As we keep hearing about how “reasonable” and “measured” – even “nice”! – the police are during the current Extinction Rebellion demonstrations (despite the regular footage of people being dragged across pavements by their legs), it may be useful to remind ourselves how nasty it will undoubtedly get if demonstrators don’t listen to Metropolitan Police Commissioner Cressida Dick (she who was in charge when her officers killed Brazilian Jean-Paul Menezes on his way to work just a few short years ago) telling us to behave ourselves. So Le Monde quotes today the French government’s response to UN criticism of police violence against the gilets jaunes, in particular their use of “defensive fire” weapons (LBD). First the denial of misuse of weapons and the characterisation of demonstrators as a violent mob:
“At no time is an LBD used against even vehement demonstrators if they have not committed physical violence, particularly against the forces of order, or caused serious damage. But in that case it is no longer a question of demonstrators but of participants in a violent and illegal gathering … The police have recourse to the LBD when it is necessary to dissuade or stop a violent or dangerous person. In terms of the weapons used, the 40mm LBD is capable of causing significant wounds if the people targeted are hit at distances of less than 3 or 10 metres … Although misuse is unfortunately possible, this does not put in question the regular use of these weapons when necessary.”
There then follows a call to the UN to respect French legal processes:
“Inasmuch as enquiries have not yet finished, it is not possible to determine today whether the people injured by the firing of these LBDs were in a situation justifying the use of these weapons or whether such use was abusive or questionable.”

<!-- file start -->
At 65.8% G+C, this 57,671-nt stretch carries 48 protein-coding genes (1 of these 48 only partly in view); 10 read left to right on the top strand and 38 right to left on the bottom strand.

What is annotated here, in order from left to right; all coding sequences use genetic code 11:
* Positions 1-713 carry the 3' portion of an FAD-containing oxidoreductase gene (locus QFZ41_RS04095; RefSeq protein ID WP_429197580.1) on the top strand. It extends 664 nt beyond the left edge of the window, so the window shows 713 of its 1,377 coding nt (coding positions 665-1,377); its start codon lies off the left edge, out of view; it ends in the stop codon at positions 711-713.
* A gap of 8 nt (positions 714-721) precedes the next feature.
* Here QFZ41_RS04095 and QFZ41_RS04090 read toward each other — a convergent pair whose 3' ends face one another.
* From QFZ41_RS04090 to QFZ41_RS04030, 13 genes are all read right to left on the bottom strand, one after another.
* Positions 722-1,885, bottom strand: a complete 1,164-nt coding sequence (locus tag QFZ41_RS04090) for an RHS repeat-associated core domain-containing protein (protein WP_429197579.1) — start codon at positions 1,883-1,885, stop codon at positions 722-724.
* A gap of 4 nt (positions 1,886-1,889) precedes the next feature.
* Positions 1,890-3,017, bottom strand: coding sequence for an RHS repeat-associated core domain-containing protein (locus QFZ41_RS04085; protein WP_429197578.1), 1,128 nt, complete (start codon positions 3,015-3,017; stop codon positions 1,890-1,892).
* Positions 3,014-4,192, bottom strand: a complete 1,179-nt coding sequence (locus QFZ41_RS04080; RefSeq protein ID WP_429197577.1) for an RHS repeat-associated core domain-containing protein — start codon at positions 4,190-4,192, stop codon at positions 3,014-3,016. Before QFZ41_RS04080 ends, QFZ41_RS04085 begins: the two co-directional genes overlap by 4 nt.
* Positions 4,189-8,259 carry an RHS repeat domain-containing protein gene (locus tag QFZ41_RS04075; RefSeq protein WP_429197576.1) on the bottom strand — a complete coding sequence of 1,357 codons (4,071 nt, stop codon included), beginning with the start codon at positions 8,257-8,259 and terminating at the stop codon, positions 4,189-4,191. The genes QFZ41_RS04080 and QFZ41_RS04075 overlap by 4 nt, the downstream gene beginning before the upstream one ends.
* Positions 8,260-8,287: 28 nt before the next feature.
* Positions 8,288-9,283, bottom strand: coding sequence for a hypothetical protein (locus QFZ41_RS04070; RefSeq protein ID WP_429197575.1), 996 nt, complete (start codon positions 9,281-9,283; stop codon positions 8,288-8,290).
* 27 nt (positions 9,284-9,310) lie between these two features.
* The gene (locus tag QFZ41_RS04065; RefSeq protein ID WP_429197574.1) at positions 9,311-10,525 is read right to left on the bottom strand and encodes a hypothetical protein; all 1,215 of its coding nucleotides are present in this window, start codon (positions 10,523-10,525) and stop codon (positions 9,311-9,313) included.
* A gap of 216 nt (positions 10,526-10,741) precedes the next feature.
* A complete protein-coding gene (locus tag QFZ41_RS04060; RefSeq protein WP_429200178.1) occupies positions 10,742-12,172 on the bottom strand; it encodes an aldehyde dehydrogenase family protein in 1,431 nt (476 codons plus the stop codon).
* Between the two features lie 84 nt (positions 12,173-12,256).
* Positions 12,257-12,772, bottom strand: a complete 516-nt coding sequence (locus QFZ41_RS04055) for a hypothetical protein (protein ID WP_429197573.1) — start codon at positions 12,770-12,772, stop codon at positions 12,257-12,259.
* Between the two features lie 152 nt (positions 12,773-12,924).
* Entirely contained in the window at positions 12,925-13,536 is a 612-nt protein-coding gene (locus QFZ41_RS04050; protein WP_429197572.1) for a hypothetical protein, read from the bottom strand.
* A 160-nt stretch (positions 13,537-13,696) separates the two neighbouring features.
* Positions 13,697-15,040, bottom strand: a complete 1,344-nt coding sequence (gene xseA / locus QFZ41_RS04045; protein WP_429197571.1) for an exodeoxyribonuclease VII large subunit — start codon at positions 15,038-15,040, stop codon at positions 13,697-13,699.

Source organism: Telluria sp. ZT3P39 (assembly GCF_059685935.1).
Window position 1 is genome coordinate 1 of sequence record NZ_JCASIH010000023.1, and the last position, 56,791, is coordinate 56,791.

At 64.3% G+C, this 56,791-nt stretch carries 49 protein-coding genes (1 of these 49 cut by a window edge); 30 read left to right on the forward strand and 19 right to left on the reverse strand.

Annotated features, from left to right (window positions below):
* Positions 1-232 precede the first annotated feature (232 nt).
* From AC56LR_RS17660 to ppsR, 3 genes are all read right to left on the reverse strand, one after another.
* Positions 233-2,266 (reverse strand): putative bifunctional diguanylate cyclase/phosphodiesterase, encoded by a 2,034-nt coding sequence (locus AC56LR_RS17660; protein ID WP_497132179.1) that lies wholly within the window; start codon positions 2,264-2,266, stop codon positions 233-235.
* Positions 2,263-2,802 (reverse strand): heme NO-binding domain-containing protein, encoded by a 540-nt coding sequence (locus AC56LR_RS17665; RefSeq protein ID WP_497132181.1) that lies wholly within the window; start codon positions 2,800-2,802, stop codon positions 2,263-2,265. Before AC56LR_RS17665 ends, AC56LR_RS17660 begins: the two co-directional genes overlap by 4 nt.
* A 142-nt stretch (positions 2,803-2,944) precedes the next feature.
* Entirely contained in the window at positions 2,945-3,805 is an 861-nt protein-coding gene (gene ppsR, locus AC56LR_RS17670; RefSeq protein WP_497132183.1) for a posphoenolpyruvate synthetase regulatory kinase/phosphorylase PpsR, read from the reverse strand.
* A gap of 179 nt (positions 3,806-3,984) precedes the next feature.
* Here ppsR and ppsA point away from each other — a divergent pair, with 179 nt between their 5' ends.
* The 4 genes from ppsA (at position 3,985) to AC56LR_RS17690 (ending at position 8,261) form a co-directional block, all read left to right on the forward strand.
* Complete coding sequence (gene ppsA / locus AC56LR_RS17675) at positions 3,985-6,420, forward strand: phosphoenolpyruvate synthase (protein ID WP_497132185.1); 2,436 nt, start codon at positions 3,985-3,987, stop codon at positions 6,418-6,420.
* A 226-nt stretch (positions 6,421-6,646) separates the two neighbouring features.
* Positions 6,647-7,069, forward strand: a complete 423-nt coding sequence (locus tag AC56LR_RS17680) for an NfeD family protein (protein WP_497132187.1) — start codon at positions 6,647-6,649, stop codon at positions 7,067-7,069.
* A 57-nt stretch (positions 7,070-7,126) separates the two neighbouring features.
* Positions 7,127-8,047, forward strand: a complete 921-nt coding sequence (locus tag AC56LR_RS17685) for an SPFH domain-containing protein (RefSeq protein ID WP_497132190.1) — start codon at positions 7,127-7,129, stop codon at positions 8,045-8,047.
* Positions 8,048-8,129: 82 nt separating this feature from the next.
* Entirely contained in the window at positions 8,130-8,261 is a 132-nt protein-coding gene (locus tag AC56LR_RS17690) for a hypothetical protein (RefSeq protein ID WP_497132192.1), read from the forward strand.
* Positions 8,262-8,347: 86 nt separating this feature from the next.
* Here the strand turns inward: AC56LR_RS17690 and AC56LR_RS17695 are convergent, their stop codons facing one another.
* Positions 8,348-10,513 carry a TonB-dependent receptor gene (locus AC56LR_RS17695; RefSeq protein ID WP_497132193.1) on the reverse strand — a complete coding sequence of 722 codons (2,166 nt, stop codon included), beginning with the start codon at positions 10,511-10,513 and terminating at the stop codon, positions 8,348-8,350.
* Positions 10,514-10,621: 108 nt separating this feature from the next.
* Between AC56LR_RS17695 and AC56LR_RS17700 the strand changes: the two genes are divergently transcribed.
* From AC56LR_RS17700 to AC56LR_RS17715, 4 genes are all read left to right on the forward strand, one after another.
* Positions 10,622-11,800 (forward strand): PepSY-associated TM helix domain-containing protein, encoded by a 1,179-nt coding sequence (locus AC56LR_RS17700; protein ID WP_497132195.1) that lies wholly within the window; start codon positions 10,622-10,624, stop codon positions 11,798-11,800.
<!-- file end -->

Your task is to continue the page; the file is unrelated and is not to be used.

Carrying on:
So the message to the UN is not only “Don’t jump to conclusions” but, further, “Don’t interfere – we will be judges in our own case.”
Lesson for us here? The “nice” police officer is on a short fuse.
[“A aucun moment le LBD n’est utilisé à l’encontre de manifestants, même véhéments, si ces derniers ne commettent pas de violences physiques, notamment dirigées contre les forces de l’ordre ou de graves dégradations. Mais alors il ne s’agit plus de manifestants, mais de participants à un attroupement violent et illégal. »
Quatre pages sont consacrées spécifiquement à la défense du LBD, rappelant son objectif premier :
« Les policiers ont recours au LBD lorsqu’il est nécessaire de dissuader ou de stopper une personne violente ou dangereuse. » Les spécificités de l’arme sont décrites par le menu et sa dangerosité est en partie reconnue : « En fonction des munitions utilisées, le LBD 40 mm est susceptible de causer des lésions importantes si le tir atteint des personnes situées à moins de 3 ou 10 mètres. »
Les nombreuses blessures engendrées par des tirs de LBD, largement répertoriées, ne sont pourtant nullement évoquées au fil du document, qui prend des pincettes avant d’évoquer de possibles dérapages :
« Si des cas de mésusages sont toujours malheureusement possibles, (…) ils ne sauraient remettre en cause l’utilisation régulière de cette arme en cas de nécessité. »
Et d’appeler à respecter le temps judiciaire :
« Tant que les enquêtes en cours n’auront pas abouti, il n’est pas possible de déterminer, à ce jour, si les personnes blessées par des tirs de LBD l’ont été dans une situation justifiant le recours à cette arme, avec les conséquences malheureuses qui s’y attachent, ou dans une situation d’usage abusif, critiquable. »]